Ghorepani Poon hill trek is one of the short trekking routes in the Annapurna region that can be done in 3-5 days. After some research we decided this would be the best route for us. It is long enough for Paul and me to enjoy, at 3210m, the altitude in not too high for the kids, and if done in 5 days we were hoping the daily treks would be short enough for Ingrid 8, to be able walk all they way.

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Ingrid feeling excited to start our 5 day trek in the Annapurnas

Over 5 days, this trail takes you through beautiful local villages and rhododendron forests with panoramic views of Nepal’s most famous peaks from Poon Hill – Dhaulagiri, Nilgiri and Annapurna South. The trail can be congested in high season October – February, but was almost empty when we were there in August, at the end of the monsoon season.

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Poon hill trek map

Its a 1hr drive from Pokhara to Nayapul, the starting point of the trek. From there you make a circuit over 5 days from Nayapul to Hille (near Tikhedunga), then Ghorepani and Poon Hill followed by Ghandruk and Landing before finally returning to Nayapul and Pokhara.

Basket case solved – gaffa tape saves the day!

In order for us all to enjoy this trek, the most important thing we had to consider was how to keep Scott happy and motivated to walk as much as possible. Scott is physically strong and usually happy to walk for about an hour or so most days. Unfortunately, just before starting the trek he was really ill for a week with a tummy bug and had to take 2 course of antibiotics to recover. Needless to say, we were a bit were worried about how he would cope in the hills after being so poorly.

In planning or trip to Nepal, we had already considered getting a porter to help Scott round the trail and with the recent tummy bug illness we decided at the trip could only be done with a porter that could help us carry Scott all the way round the trail.

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Our trekking team, Trunkie, Eddi. me, Ingrid, Paul, Scott and Dpak

We booked our team consisting of 1 guide and 2 sherpas, through Funnys travel in Kathmandu. 1 sherpa would carry our big backpack and 1 would carry Scott in a traditional Nepalese basket.

As we arrived in Nayapul, ready to head off it became clear that the typical basket we had agreed that Scott would be carried in did not exist. The guide and sherpas suggested they could carry Scott on their back and shoulders for 5 days, which was not what we had agreed nor would it be safe or comfortable. We watched in disbelief as the team set about constructing a make due carrier basket, which promptly broke.  Without a safe carrier construction for Scott we would have to go back to Pokhara and try again in a few days once it had been sorted out to our satisfaction……not ideal.

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Kids carrier Nepali style that did not work

Its amazing what you can do with a pocket knife and some gaffa tape.  Paul finally took charge, bought another basket and made a safe, comfortable and strong carrier with gaffa tape, some rope and a bit of insulation material ….finally 2 hrs later we were ready to go.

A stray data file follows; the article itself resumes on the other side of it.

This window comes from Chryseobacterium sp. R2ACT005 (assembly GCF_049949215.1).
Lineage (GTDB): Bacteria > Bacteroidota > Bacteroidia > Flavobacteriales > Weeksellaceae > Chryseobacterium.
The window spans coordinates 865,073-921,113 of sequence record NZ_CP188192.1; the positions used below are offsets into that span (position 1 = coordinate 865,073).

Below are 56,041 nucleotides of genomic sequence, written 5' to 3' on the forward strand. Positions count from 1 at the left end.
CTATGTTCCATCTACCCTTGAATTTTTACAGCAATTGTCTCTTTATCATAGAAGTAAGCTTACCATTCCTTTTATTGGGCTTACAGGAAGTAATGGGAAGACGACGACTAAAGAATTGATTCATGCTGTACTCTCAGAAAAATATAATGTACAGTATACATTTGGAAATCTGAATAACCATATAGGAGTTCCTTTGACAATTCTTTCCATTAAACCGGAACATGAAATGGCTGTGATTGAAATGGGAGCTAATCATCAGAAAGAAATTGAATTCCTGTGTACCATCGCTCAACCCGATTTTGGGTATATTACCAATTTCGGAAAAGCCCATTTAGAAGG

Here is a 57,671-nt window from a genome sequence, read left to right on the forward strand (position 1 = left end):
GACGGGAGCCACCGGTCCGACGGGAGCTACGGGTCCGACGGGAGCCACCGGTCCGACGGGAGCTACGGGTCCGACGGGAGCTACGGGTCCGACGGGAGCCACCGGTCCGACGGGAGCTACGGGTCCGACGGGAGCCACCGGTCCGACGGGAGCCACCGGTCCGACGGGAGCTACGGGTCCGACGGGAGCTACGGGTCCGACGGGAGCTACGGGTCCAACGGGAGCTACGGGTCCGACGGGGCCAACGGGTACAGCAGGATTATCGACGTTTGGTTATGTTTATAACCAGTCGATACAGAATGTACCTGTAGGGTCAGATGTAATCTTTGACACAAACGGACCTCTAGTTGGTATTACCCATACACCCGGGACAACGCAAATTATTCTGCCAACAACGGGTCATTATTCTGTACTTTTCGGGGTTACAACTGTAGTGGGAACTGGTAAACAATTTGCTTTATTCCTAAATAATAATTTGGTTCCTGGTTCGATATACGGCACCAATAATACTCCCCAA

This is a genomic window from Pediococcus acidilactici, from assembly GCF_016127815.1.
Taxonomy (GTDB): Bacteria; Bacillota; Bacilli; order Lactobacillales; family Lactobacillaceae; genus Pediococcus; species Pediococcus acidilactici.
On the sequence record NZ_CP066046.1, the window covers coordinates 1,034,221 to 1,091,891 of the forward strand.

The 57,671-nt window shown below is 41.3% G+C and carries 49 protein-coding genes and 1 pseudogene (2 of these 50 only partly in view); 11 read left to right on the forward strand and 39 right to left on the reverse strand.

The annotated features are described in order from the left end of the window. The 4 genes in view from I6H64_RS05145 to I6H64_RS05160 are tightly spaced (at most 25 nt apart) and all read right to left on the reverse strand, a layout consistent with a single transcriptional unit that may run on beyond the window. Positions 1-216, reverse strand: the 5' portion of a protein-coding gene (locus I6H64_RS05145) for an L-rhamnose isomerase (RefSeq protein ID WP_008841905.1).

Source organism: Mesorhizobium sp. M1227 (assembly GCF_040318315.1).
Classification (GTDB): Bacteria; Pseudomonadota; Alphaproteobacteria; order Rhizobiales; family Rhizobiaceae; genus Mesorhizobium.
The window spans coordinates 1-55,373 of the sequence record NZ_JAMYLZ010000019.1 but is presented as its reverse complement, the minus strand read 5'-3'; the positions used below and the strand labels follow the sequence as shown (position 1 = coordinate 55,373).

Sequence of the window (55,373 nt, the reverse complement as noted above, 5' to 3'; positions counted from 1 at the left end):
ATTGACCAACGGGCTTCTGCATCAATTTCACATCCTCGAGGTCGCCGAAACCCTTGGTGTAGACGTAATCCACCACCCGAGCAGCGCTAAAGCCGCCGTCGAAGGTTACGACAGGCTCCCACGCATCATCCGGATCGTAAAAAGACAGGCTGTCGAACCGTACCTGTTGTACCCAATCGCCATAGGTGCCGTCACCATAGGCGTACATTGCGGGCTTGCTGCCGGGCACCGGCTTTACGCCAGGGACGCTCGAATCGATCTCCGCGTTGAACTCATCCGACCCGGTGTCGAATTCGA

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Solid child carrier construction made with a traditional Nepalese basket

Day 1 – Up, up and away

We started our first walk up from Nayapul to Ghorepan on a trail initially made up of an old gravel road. Eventually we were crossing streams, passing rice paddies and teahouses on lingering stony path that slowly took us up higher in the mountains into slightly cooler and more manageable temperatures.

It was not a difficult walk but the very hot and humid weather made it hard work still. Scotty was in the basket most of the time, snoozing while Ingrid walked every step with a smile on her face. She had been looking forward to this trek for a long time and was happy to finally be on our way.

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Sherpa carried Scott in a basket when he got tired

Finally after 5hrs walking, at Ingrid pace, we were pleasantly surprised to find our accommodation for the night. A large and clean teahouse with comfortable beds in twin rooms with delicious food on  offer.

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Lovely teahouse for our first nights stay

After a quick dinner and some games with our sherpas we called it a night getting to get some sleep in preparation for the early start and long trek the following day.

Day 2 – Stairway to heaven,  4080 steps to be exact

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Donkey trail passing by as we were having breakfast

After a good night sleep and and eggs and pancakes for breakfast we set off on 8hrs relentless climbing 4080 steps, 1300m elevation. to Ghorepani. Thankfully it was overcast most of the day and we all felt strong and excited to climbing up ever higher and higher in the mountains into the cooler air and the lingering clouds.

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Typical bridge crossing along the Poon hill trail
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Excited to be above the clouds after climbing 4000 giant steps to get there

After enjoying a typical vegetable Thali lunch and a couple of tea breaks along the way we finally arrived at our overnight stay in Ghorepani, 500m below the peak of Poon hill. A lovely warming wood burner at the centre of the common space in this teahouse made it a lovely and cosy place to hangout and a good spot to dry damp socks and shoes. We were all exhausted after the 8hr trek and had a very early night.

Day 3 – Above the clouds at the break of dawn

Ingrid and Paul had decided to climb to the Poon hill peak to catch the sun rise over the mighty Annapurnas.

They set off at 4 pm in the dark with puffer jackets and head torches while Scott got some more sleep and rest ahead of the days longish walk. The climb to the top in the dark took about an hour.

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Moment of glory at the top of Poon hill